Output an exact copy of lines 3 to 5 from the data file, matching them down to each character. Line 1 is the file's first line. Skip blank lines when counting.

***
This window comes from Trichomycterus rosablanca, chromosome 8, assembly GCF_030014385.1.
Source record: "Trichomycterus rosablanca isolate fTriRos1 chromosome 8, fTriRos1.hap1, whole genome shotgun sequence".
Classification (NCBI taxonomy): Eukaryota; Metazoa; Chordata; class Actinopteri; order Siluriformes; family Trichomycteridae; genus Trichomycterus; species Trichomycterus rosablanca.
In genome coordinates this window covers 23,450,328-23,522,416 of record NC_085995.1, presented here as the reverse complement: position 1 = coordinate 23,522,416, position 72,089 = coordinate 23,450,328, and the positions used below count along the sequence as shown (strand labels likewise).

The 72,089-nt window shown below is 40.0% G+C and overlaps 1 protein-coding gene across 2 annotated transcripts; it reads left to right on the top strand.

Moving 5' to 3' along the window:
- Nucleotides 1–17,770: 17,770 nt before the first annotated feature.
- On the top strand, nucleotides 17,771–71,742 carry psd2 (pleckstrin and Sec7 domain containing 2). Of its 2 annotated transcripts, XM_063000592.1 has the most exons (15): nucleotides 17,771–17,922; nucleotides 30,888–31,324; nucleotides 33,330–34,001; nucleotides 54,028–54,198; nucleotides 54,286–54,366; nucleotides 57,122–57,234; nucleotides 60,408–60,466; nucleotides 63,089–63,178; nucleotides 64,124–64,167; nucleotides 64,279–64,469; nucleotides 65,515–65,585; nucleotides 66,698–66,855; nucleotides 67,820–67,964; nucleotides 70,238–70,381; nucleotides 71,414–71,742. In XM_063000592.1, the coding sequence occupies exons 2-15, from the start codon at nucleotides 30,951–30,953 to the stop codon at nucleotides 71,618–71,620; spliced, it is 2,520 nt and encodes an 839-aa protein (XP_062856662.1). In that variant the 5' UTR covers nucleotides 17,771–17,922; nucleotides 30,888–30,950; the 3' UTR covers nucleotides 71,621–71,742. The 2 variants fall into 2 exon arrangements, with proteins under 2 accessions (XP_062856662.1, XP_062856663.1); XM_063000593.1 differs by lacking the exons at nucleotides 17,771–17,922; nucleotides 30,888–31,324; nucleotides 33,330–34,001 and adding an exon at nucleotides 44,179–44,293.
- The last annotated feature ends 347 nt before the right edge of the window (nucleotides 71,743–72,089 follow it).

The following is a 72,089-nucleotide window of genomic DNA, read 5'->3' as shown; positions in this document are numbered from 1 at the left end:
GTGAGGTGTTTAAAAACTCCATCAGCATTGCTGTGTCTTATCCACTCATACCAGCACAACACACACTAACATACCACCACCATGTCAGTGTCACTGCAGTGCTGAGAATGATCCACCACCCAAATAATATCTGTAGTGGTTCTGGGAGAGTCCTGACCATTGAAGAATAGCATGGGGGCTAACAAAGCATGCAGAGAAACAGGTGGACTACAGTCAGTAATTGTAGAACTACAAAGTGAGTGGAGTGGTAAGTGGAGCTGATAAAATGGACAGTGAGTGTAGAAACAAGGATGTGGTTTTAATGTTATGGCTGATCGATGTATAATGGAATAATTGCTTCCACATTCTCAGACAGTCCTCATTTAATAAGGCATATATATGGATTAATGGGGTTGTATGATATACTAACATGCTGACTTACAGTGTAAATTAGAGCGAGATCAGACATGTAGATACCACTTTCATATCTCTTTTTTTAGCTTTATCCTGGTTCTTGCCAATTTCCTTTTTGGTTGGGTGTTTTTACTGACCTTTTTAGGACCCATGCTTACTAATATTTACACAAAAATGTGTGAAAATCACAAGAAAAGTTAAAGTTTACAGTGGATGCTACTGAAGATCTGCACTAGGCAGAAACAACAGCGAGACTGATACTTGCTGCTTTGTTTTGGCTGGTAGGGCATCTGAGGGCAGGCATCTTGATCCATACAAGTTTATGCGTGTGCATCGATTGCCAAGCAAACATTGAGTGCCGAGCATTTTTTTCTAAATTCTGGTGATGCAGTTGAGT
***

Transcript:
Classification (NCBI taxonomy): Eukaryota; Metazoa; Chordata; class Actinopteri; order Siluriformes; family Trichomycteridae; genus Trichomycterus; species Trichomycterus rosablanca.
In genome coordinates this window covers 23,450,328-23,522,416 of record NC_085995.1, presented here as the reverse complement: position 1 = coordinate 23,522,416, position 72,089 = coordinate 23,450,328, and the positions used below count along the sequence as shown (strand labels likewise).

The 72,089-nt window shown below is 40.0% G+C and overlaps 1 protein-coding gene across 2 annotated transcripts; it reads left to right on the top strand.